• Products Wood+ Mahogany Landmark Windows and Doors: W+1300 Fixed Windows (Sightline Construction); W+2600 Hopper Windows; W+2800 Tilt Turn Faux Double Hung Windows; W+3600 Awning Windows; 1-5/32" double pane low iron insulating glass with low E coating.
Morris Adjmi, principal at Morris Adjmi Architects (MA), said the lot width—at approximately 25 feet—was a common dimension for cast-iron loft buildings in the district and helped his project team in defining the composition of the facade. Despite a continuous program of residential units throughout the nine-story building, a "base-middle-top" composition strategy was employed to reference historic structures in the neighborhood. This equated to variation at the ground floor, a three-bay window subdivision in the middle floors, and a four-bay subdivision at the upper floor. This bay spacing acted as an organizational grid, informing window heights, proportions, and detailed articulation of the facade. The floor-to-floor pre-cast panels were initially designed as individual window bays but ended up being designed to the full width of the building. This allowed the structural reinforcement of the panels to be more efficient while also reducing the need for vertical joint lines between panels. Large window openings were infilled with mahogany wood units and configured as faux double hung tilt turn windows to satisfy historic appearance concerns. These special windows feature a fixed unit above with an in-swing awning below.   Adjmi says he has had extensive experience in working with pre-cast concrete and finds it to be a useful material due to the range of shapes and articulation that can be produced. He says an understanding of waterproofing techniques and the mold-making process of pre-cast panels helps to determine effective panel shapes and detailing strategies. The soft stone finish of the concrete, evocative of adjacent buff limestone facades, was carefully specified after a close collaboration between the architects and concrete panel manufacturer through studying various samples and finishes. The integral colored concrete was sandblasted to produce a subtle variation in texture and color for a more natural appearance. The resulting front elevation, composed of only nine panels, produces enough depth to cast generous shadow lines into deep recesses of the facade, a key feature that Adjmi attributes as one of the most successful features of the project. "The depth of this facade really works well in the streetscape. A lot of our projects try to do this. When you first see the building you don't notice anything, and then the more you look at it the richer it becomes." He concludes, "I think that it is both very modern and respectful of the neighborhood. It doesn't feel like trying to copy the immediately surrounding buildings too literally but at the same time it questions and highlights how these buildings came together."
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Just three concrete panel forms created this dramatic facade in Toronto

Often times, precast concrete is synonymous with monotonous architecture, but not in the case of Batay-Csorba Architect’s new 32,000-square-foot boutique office building in Toronto’s Liberty Village neighborhood. Dubbed "(Misfit)fit," the project consists of flexible office spaces spread over four of the building’s six stories, with retail space on the ground floor and a rooftop sculpture garden and event space that frames dramatic views of the Toronto skyline. When choosing the material for (Misfit)fit, the architects wished to add to the presence of precast concrete in the Toronto area without directly replicating previous examples. They chose, instead, to look within the Liberty Village neighborhood and found inspiration in the area's historic factory buildings. The articulation of brick along the openings and roof lines of these historic structures embodied the economy of mass production without the monotony that often plagues precast concrete structures. In order to create similar articulation on this facade, Batay-Csorba utilized modern fabrication techniques to create molds for two unique panels. Both of the larger panels were then divided into six sub-panels, which could be removed to create openings in the facade. With this system of panels and sub-panels, the architects were able to use a minimal number of molds to create maximum variety in a system similar to the historic bricks they studied. The stacked panels shift and rotate to create a definitive pattern that reads as unified but not monolithic. As the architects describe in their press release:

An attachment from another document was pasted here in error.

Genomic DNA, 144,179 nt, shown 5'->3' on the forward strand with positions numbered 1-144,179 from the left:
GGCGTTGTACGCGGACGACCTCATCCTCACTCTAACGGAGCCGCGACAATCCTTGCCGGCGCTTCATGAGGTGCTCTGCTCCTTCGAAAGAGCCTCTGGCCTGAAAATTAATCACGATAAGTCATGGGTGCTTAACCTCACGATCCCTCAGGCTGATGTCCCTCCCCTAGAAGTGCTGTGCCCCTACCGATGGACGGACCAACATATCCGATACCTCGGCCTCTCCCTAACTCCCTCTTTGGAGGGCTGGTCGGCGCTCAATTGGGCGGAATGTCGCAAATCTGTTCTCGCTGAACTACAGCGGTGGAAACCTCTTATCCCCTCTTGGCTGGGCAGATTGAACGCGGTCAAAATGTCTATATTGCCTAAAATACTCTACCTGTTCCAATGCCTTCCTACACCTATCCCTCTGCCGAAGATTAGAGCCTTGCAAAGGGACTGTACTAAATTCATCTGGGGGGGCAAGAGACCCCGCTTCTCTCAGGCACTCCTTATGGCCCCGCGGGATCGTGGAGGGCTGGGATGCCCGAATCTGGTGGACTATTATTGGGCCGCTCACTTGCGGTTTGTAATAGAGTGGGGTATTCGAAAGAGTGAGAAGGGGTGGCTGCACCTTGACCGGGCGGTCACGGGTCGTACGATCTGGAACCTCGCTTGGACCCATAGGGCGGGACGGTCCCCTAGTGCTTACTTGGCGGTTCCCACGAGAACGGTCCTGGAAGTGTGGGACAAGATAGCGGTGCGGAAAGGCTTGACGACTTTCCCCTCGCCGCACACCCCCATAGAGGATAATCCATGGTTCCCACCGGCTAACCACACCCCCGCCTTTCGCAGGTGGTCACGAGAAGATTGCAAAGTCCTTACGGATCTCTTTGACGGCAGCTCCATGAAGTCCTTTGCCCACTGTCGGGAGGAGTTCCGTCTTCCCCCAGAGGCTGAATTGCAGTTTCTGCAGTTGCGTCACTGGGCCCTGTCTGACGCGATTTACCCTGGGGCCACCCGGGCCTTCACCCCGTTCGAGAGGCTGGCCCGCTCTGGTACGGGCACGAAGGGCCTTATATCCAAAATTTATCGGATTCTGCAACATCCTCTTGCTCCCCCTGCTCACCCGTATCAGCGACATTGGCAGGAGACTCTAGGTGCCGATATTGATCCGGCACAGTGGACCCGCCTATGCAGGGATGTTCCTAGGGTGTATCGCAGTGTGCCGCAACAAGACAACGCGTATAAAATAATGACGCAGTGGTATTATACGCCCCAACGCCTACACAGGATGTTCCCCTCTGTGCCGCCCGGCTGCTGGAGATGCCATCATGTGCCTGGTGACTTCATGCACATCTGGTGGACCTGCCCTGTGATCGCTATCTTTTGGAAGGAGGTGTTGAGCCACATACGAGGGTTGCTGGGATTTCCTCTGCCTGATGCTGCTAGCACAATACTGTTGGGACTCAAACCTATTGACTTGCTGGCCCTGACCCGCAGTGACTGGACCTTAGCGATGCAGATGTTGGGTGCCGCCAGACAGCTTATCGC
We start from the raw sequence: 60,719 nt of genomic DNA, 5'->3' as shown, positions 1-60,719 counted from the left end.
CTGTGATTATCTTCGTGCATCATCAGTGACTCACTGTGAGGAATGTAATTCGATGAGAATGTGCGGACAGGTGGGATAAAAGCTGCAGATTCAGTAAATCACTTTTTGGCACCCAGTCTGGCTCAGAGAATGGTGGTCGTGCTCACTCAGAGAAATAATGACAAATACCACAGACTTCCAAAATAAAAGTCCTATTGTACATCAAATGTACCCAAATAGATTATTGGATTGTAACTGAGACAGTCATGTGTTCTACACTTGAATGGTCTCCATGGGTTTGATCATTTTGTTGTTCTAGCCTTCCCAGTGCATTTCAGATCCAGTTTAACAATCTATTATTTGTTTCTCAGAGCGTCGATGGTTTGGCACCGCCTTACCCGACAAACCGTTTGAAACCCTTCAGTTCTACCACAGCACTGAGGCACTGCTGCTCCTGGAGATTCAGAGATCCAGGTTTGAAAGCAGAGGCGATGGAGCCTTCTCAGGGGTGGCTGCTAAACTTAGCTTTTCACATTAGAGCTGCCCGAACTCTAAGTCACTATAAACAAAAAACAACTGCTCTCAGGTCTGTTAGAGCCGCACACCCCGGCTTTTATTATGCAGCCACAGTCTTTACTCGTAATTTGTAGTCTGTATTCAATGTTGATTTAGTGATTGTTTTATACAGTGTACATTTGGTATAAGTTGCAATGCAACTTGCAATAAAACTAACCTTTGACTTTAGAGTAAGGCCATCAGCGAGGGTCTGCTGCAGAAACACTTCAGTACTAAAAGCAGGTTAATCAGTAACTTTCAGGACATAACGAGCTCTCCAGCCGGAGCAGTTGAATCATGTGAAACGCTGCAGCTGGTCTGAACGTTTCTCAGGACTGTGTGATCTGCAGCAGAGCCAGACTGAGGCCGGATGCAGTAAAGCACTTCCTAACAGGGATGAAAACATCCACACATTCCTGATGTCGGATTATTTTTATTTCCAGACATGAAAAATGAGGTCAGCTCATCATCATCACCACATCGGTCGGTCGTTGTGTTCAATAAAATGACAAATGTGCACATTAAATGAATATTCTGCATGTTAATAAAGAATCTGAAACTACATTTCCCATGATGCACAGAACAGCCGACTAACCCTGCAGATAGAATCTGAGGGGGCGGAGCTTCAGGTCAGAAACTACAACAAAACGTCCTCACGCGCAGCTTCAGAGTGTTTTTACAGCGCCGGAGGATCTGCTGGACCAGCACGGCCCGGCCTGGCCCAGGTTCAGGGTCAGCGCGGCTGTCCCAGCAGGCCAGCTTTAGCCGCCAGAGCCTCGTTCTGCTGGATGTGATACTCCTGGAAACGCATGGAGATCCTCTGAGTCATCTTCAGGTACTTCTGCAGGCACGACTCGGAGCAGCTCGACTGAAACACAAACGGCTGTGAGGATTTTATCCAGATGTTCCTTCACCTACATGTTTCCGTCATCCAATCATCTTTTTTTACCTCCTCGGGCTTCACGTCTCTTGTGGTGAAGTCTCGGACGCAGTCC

As panels are confronted with one another, their incompatibility is abrupt and glaringly obvious, allowing each element to be read independently against the larger mass. Individual edges and profiles are pronounced, reading not as a singularity but as a rough stacking of objects that have found their equilibrium.
(Misfit)fit stands with the weightiness of concrete and the variety of a brick system, a compilation of misfits working in harmony.
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SlenderWall: A high-performance architectural cladding system

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Architectural precast panels are durable, factory-made for quality, and offer an unlimited vocabulary for the architect’s expression. However, they can sometimes produce challenges to a construction project due to their weight. SlenderWall is a relatively new product designed to simplify architectural precast construction. It incorporates the design flexibility of precast into a lighter-weight assembly that also includes a vapor barrier, insulation, and interior framing studs.
  • Facade Manufacturer Smith-Midland Corp. (producer); Easi-Set Worldwide (licensor)
  • Architects Kaczmar Architects Inc.
  • Facade Installer Forest City Erectors, Walsh Construction (contractor)